Bush was perceived to be a terror warrior, and that’s why he won a second term. Voters wanted payback for 9/11, and Bush, along with the fierce Dick Cheney, simply had more tough guy cred than Al Gore or John Kerry. At least that was the perception. Obama isn’t nearly as tough as Sen. John McCain, but by 2008, the faltering economy had overridden the terror threat, and the slick senator from Illinois promised hope and change, a return to prosperity and fairness. McCain promised “Country First.” Nobody quite knew what that meant, and voters did want a change from the vicious recessionary economy, so Obama won. Now, voters are [….]

Van Jones Issues Dire Warning: The Tea Party Will Use Power to ‘Decimate Us’

by Billy Hallowell,
June 9, 2012

    As The Blaze previously reported, liberals assembled this weekend in Providence, Rhode Island, for Netroots Nation, an annual conference aimed at promoting the progressive cause. Closing out the event was Van Jones, the former White House official who has distinguished himself as being especially hostile toward the American right. In his address, the one-time green jobs adviser warned the audience about the Tea Party and encouraged them to fight diligently to ensure their policies are enacted.
Here‘s just a sampling of Jones’ words:
“If the Tea Party is allowed to score a trifecta, their ideas already are corrupting the Supreme Court, you see that with Scalia’s antics, they already have half of the Congress. If they get the rest…and the White House…if the Tea Party governs America — if this time next year, you are living in a government run by the Tea Party — let me suggest to you that [….]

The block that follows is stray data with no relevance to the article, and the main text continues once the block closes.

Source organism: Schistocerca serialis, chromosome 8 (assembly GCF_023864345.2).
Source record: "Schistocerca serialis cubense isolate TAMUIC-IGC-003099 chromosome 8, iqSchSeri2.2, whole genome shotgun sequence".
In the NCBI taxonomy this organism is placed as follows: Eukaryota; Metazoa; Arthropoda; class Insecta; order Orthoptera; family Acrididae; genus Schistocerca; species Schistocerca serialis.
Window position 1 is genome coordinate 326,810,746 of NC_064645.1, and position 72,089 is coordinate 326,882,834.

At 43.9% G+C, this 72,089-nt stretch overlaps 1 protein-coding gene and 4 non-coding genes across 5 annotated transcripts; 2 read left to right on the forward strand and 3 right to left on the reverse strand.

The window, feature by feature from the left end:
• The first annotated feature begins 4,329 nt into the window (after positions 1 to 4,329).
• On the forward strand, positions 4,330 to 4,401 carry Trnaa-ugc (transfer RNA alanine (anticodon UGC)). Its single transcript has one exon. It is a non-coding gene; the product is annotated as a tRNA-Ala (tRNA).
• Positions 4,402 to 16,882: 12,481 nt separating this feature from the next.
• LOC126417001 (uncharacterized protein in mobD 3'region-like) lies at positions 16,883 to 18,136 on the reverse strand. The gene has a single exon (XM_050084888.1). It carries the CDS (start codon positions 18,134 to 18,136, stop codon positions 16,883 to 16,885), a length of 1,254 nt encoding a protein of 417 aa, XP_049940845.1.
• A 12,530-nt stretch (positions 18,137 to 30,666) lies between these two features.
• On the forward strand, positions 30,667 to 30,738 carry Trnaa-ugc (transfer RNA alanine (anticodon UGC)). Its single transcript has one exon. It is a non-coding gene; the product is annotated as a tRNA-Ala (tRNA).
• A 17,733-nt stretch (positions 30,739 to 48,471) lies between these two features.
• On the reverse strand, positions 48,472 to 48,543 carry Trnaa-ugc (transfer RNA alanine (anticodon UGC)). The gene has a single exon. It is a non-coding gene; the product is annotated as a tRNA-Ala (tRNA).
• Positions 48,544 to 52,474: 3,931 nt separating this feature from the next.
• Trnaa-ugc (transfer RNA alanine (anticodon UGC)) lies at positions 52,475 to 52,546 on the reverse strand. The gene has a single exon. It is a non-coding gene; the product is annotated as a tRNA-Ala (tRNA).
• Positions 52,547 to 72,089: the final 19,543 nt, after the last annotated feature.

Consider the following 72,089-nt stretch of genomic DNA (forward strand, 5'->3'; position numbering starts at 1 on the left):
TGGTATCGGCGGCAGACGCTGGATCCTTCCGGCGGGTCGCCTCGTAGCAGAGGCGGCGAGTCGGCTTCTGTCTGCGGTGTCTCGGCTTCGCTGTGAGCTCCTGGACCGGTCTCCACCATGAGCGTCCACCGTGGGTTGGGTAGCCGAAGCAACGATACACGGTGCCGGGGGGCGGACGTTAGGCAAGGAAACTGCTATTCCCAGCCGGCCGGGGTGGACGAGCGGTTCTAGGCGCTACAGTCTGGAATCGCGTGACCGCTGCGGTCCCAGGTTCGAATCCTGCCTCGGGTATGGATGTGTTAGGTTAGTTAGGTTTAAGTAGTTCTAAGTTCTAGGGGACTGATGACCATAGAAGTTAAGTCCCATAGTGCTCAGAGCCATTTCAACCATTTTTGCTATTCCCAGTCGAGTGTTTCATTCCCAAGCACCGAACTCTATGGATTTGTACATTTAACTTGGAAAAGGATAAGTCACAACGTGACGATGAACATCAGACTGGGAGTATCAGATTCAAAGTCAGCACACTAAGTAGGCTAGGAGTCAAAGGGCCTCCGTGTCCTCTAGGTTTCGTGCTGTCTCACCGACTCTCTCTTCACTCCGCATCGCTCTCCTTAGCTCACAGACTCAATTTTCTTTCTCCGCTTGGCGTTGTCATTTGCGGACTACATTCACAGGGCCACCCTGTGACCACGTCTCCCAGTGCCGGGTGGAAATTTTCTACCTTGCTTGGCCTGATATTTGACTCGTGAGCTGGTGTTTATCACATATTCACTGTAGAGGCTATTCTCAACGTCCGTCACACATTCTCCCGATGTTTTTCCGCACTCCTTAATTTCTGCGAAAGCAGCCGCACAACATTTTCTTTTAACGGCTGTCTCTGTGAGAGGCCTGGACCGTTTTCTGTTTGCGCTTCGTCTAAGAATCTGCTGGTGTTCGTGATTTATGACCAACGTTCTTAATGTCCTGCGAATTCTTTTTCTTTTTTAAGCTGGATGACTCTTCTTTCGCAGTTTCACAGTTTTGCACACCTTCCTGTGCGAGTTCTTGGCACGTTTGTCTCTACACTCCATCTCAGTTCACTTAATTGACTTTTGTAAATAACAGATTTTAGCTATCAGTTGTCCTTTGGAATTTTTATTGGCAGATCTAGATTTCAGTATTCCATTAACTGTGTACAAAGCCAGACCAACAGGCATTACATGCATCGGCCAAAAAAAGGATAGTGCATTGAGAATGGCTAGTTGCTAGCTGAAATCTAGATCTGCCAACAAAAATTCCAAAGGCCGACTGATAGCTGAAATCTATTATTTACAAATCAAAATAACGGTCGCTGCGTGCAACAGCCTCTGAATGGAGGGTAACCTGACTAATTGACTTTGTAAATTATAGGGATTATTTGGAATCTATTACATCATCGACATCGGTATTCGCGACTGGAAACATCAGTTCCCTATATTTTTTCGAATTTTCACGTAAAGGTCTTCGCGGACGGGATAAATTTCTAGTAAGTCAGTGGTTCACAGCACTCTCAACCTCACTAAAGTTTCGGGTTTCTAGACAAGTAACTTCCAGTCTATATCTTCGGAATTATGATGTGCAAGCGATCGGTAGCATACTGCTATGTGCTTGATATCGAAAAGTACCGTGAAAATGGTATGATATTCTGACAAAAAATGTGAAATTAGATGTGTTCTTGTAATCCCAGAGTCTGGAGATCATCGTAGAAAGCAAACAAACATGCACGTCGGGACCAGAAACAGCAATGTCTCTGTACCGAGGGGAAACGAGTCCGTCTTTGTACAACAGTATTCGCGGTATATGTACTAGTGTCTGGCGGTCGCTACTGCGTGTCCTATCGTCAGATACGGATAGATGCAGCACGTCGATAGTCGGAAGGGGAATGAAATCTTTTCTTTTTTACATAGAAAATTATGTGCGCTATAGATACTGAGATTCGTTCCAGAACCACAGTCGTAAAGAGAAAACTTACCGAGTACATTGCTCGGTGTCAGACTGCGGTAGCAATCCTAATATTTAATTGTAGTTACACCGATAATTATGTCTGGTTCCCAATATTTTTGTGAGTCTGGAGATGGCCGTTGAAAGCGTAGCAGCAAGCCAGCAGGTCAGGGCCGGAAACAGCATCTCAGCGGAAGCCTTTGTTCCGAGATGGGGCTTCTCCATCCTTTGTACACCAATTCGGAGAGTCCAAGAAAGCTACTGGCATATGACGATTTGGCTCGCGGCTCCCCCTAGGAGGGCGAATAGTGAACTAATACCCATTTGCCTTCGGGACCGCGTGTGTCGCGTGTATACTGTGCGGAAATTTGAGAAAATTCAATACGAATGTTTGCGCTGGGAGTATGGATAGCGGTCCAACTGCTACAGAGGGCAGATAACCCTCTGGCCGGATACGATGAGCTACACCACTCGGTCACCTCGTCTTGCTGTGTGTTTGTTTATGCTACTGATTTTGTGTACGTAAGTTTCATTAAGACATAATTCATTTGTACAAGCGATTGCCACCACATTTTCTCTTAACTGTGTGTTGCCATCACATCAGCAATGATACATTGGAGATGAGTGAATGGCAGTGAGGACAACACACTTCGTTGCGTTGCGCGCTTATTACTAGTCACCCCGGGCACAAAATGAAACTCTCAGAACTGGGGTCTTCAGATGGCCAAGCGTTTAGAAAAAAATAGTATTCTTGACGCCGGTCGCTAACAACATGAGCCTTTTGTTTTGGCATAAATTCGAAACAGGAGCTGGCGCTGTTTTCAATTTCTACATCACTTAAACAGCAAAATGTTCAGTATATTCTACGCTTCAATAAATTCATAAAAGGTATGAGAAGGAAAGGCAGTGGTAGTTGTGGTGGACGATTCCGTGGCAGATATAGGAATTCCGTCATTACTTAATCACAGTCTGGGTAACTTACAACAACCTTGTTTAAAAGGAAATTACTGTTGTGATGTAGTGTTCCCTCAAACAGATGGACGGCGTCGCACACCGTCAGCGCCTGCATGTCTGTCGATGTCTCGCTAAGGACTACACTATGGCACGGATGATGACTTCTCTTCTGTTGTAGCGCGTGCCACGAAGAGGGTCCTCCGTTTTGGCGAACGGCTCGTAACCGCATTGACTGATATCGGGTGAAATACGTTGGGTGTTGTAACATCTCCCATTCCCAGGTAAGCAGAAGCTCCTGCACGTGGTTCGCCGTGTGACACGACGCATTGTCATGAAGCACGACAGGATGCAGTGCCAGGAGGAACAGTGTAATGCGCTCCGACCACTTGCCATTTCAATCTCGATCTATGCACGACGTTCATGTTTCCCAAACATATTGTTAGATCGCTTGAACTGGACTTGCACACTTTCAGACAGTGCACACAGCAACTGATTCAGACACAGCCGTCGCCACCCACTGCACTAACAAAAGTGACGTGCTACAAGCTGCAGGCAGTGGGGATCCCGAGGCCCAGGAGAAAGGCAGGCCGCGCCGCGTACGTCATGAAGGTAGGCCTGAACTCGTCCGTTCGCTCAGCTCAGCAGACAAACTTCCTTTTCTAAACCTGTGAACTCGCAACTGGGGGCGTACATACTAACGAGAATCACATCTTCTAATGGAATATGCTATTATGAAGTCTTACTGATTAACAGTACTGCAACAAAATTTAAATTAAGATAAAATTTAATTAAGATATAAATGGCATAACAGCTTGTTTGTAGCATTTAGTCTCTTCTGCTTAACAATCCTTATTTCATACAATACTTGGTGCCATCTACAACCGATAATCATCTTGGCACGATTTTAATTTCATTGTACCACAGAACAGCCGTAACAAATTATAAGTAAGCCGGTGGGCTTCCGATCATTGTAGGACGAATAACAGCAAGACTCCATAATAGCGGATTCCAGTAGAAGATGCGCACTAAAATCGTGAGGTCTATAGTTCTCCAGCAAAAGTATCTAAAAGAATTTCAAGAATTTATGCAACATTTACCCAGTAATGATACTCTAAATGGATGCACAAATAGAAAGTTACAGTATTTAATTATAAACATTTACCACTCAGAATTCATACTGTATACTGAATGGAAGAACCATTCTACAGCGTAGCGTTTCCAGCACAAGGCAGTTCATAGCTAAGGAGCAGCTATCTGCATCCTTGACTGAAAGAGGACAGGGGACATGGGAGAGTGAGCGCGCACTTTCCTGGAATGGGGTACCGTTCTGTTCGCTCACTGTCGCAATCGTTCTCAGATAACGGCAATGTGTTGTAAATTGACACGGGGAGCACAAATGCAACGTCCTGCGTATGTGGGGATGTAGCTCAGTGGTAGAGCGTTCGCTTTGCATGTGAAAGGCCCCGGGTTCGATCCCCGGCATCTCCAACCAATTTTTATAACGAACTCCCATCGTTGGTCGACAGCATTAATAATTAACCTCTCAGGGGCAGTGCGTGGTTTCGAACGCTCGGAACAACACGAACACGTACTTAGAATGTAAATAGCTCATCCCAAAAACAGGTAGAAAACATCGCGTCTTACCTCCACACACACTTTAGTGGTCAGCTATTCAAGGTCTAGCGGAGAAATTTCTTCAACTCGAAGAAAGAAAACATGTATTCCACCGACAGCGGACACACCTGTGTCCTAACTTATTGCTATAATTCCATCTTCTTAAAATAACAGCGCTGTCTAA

These 13 Stocks Are a Major Bargain

by David Sterman
June 9, 2012    Lost in all of the noise of a slumping, rebounding and slumping-again global economy is a remarkable success story. A wide range of U.S. manufacturers have been sharpening their game, and are now retaining or even taking market share from tough competitors such as Germany, Japan, China, Brazil and elsewhere. Indeed, the rising tide of exports from U.S. factories to foreign markets has been one of the most under-reported stories of recent years. It’s the single biggest factor behind a long string of upside earnings surprises coming out of America’s heartland, and I think it’s where there are significant gains for investors.
From Alcoa (NYSE: AA) to Ford (NYSE: F) to Caterpillar (NYSE: CAT), American manufacturers are now dominating their industries and poised for better days ahead. Sadly, the recent market meltdown has rendered this great story moot. Industrial stocks are being sold off aggressively, as if they were simply broken businesses. Sure, the slower global economy will hurt a bit, but these industrial stocks don’t deserve the pummeling they’ve taken. A quick glance through various earnings forecasts makes you wonder why investors think these businesses are broken. In many instances, analysts expect these companies [….]